CATHOLIC NEWS OF THE WEEK . Saturday, 11 August 2018

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Shroud of Turin expert criticises new study casting doubt on authenticity
 
VATICAN (CNS): Emanuela Marinelli, a leading expert on the Shroud of Turin, believed to be the burial shroud of Jesus, dismissed a new study claiming that blood patterns on the shroud are not consistent with those left by a crucified person. 
 
In an interview with Vatican News on July 17, she said “there was nothing scientific” about the experiments conducted by Italians, Matteo Borrini, a forensic scientist, and Luigi Garlaschelli, a chemist. 
 
“Does it seem like a scientific criterion to take a mannequin—like the ones used to display clothes in a store window—and a sponge soaked in fake blood attached to a piece wood that is pressed on the right side of a dummy to see where the streams of blood fall?” Marinelli asked. 
 
“If this is considered science, I guess I’ll just have to take my degree in natural sciences and throw it away,” she said. 
 
The study, which was conducted in 2014 and published in the Journal of Forensic Sciences on July 10, claimed the blood patterns on the hands are “only consistent with a standing subject with arms at a 45 degree angle” while the blood stains emanating from the right side of the chest—believed to be from the lance that pierced Christ—“are totally unrealistic.”
 
Spanish Church critical of government plans curbing religious teaching
 
OXFORD (CNS): Spain’s Catholic Church has voiced “deep concern” over plans by the new government to curb religious teaching and re-examine past accords with the Vatican. 
 
“It is necessary to remember the rights to religious freedom and education—these inalienable rights ... are reflected in our constitution,” the executive committee of the Madrid-based bishops’ conference said in a statement. 
 
“Religion must be given adequate consideration in the educational system, as required for the person’s integral formation—it cannot be replaced by state ethics imposed by public powers,” it said.
 
The Spanish government said it plans to cut subsidies for Catholic schools and scrap religion as a school subject. The government said school religion would be replaced by a compulsory course on “civil and ethical values” and state subsidies would be withdrawn from Spain’s mostly Catholic private schools. 
 
But the bishops said the right of parents to “choose the educational model they want for their children” was enshrined in Spain’s 1978 constitution and guaranteed in 1979 agreements with the Vatican.
 
Prosperity gospel is dangerous
 
Rome (SE): Prosperity gospel, the a well-known theological current emerging from the neo-Pentecostal evangelical movements is perilous say Jesuit Father Antonio Spadaro, and Protestant theologian Marcelo Figueroa writing in La Civiltà Cattolica.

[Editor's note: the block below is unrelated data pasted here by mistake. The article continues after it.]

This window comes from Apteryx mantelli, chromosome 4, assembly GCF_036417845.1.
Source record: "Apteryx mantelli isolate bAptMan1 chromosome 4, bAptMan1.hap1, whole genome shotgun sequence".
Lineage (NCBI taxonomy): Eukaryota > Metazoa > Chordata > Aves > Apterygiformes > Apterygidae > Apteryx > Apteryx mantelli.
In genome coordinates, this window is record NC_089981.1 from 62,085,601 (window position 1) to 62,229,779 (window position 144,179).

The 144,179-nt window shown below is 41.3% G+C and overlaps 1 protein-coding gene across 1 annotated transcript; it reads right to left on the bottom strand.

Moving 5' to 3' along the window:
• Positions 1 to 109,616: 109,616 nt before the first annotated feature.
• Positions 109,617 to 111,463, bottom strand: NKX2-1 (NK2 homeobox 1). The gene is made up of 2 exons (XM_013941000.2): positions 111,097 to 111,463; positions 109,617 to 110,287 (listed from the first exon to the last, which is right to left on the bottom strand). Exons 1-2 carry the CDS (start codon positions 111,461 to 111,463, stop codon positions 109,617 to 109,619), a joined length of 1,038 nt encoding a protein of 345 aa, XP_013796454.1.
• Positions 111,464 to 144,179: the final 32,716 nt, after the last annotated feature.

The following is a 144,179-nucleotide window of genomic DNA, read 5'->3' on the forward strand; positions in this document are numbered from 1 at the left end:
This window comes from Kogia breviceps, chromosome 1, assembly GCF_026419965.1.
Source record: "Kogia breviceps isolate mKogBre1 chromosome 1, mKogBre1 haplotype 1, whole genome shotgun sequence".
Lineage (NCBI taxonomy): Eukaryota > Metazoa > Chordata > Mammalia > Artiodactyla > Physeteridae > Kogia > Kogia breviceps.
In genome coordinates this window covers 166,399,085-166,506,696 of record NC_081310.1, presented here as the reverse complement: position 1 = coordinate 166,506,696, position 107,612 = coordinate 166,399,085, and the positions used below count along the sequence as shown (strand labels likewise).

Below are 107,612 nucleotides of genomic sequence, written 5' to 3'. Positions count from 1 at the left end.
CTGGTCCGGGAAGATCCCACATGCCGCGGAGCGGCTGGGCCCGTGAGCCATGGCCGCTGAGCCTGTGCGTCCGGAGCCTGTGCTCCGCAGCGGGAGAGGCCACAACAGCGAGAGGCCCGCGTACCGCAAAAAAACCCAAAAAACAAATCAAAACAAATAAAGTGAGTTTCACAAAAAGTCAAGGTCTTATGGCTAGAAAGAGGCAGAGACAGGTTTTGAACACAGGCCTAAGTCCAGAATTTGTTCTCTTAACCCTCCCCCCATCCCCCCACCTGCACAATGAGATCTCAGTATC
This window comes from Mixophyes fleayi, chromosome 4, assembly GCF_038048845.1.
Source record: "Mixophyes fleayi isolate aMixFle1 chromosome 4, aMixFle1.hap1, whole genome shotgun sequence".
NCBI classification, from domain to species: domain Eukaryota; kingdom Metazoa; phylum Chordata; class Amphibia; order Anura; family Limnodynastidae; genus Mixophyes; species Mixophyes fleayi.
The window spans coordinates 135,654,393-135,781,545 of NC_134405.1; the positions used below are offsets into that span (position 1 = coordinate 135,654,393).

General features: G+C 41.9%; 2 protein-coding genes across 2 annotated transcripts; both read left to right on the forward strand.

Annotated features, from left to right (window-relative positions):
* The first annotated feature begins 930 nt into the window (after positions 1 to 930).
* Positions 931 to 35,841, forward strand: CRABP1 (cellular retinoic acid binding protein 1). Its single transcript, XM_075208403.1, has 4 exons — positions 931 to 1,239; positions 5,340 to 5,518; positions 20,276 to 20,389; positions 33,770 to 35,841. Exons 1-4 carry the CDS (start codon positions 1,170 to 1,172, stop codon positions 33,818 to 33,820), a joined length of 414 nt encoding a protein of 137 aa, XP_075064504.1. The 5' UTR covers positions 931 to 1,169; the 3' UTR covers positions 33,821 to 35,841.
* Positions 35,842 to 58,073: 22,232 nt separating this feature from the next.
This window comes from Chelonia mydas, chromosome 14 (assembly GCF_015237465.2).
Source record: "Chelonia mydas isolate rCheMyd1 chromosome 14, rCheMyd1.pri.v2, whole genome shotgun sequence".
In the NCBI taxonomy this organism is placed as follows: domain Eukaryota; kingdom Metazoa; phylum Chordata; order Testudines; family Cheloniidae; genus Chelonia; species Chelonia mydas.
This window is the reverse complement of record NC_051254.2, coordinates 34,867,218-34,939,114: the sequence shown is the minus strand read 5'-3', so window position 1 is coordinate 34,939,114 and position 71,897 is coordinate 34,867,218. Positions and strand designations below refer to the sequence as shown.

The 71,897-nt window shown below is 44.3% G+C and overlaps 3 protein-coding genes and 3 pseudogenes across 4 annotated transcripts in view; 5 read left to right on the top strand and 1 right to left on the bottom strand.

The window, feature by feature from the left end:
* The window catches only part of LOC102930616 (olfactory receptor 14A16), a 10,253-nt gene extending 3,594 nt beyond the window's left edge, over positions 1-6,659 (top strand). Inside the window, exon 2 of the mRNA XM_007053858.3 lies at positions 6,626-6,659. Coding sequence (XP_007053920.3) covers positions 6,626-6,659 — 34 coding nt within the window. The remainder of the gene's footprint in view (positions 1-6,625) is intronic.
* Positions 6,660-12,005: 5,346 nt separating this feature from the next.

Prosperity gospel puts humans and their well-being at the centre and transforms God into a power at our service, the Church into a supermarket of faith and religion into a utilitarian phenomenon that is eminently sensationalist and pragmatic, 
 
Father Spadaro and Figueroa point out that at its heart is the belief that God wants his followers to have a prosperous life—that is—to be rich, healthy and happy. 
 
This type of Christianity places the well-being of the believer at the centre of prayer, and turns God the Creator into someone who makes the thoughts and desires of believers come true.
 
This image of prosperity, Father Spadaro and Figueroa write, relates to the so-called American Dream. However, they say it is a reductive interpretation that mechanically translates the vision of a land and society believed to be a place of open opportunity into religious terms, as though opulence and well-being were the true signs of divine delight to be conquered magically by faith.
 
Noting that the prosperity gospel has been used as a theological justification for economic neo-liberalism, the writers point out that Pope Francis has often warned against the perils of this theology that can “overshadow the gospel of Christ.”
 
They caution that it also gives voice to another of the great heresies— namely Gnosticism, and is a far cry from what St. Paul writes in 2 Corinthians 8:9-15: “For you know the generous act of our Lord Jesus Christ, that though he was rich, yet for your sakes he became poor, so that by his poverty you might become rich” (8:9).
 
The two write that on 5 February 2015, the pope said that “salvation is not a theology of prosperity” but “a gift, the same gift that Jesus had received to give.”

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